Thrombus Load May Predict Worse Outcome after EVAR
The above article is noteworthy as it challenges a commonly held assumption regarding sac thrombus and re-intervention rates. While previous work (2, 3) has suggested that thrombus load is actually protective of future interventions (namely type II endoleak), the current manuscript has shown that this assumption may not be valid. However, the current study has a smaller sample size and a lower rate of re-intervention (8.9% vs 15.4%) when compared with prior work. Further, earlier research focused more on presence or absence of endoleak rather than growth or shrinkage of sac size. Additionally, given changes in device design, one may argue how comparable two sample cohorts from >10yrs apart are. Lastly, given the large number of variables present (neck angulation, neck length, presence or absence of patent vessels within the sac, etc.) it may be difficult to tease out meaningful conclusions from a small data set. Regardless, if nothing else, the questions raised in the manuscript point to the continued need for research in this challenging patient population.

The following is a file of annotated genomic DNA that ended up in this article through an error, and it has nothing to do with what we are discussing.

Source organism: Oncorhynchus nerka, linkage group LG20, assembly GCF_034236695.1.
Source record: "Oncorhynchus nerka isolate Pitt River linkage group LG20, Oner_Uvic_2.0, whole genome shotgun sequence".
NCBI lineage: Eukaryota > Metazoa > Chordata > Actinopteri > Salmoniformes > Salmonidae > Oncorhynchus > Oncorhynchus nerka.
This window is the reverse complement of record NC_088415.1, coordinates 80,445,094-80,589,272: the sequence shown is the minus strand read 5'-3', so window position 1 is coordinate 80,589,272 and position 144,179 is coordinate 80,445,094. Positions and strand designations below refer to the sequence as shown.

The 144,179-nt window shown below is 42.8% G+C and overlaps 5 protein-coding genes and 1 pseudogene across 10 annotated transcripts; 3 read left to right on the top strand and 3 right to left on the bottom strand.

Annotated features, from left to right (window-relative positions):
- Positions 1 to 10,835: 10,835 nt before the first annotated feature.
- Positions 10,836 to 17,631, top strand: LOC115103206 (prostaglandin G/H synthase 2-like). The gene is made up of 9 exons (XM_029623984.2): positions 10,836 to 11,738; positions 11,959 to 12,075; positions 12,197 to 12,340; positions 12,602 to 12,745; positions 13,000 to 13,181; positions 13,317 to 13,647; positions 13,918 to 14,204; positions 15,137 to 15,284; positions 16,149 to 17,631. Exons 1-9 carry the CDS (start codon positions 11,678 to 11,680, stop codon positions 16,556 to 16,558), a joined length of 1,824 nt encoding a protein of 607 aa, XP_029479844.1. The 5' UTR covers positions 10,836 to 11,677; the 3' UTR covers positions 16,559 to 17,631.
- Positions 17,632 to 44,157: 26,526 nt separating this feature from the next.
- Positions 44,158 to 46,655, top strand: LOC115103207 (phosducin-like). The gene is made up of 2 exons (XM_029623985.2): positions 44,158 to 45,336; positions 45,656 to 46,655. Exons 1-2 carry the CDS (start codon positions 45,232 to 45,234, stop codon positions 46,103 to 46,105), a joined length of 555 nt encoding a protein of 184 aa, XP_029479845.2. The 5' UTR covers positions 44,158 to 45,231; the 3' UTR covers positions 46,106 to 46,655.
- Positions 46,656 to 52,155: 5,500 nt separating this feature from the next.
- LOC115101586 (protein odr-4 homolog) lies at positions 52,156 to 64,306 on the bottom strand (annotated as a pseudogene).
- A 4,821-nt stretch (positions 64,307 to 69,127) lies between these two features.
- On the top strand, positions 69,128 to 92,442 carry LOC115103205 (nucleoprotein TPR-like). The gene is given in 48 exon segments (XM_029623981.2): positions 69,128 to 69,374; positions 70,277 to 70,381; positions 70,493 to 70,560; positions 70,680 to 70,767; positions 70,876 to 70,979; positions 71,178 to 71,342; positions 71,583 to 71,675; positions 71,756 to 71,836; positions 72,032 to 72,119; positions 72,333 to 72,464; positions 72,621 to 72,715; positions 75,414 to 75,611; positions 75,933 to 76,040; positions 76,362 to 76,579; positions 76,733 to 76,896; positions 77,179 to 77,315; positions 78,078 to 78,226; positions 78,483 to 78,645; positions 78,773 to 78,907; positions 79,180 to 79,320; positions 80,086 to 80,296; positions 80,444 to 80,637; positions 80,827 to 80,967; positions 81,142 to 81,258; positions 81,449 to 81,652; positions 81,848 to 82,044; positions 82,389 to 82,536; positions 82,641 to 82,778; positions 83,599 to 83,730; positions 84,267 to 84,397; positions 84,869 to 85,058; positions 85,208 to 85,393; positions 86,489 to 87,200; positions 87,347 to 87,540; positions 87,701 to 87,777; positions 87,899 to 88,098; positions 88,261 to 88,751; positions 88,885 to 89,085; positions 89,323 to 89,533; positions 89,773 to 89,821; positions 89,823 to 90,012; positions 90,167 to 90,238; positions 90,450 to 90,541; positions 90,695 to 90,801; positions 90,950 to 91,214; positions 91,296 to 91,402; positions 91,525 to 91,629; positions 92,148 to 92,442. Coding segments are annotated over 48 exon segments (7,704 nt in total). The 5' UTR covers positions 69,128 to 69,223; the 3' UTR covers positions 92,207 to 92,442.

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1. Sirignano, et al. Preoperative intrasac thrombus load predicts worse outcome after elective endovascular repair of abdominal aortic aneurysms. J Vasc Interv Radiol 2015; 26:1431-6.
2. Rai D, Wisniowski B, Bradshaw B, et al. Abdominal aortic aneurysm calcification and thrombus volume are not associated with outcome following endovascular abdominal aortic aneurysm repair. Eur Radiol 2014; 24:1768–1776. 28.
3. Sampaio SM, Panneton JM, Mozes GI, et al. Aneurysm sac thrombus load predicts type II endoleaks after endovascular aneurysm repair. Ann Vasc Surg 2005; 19:302–309.
Luke R. Wilkins, MD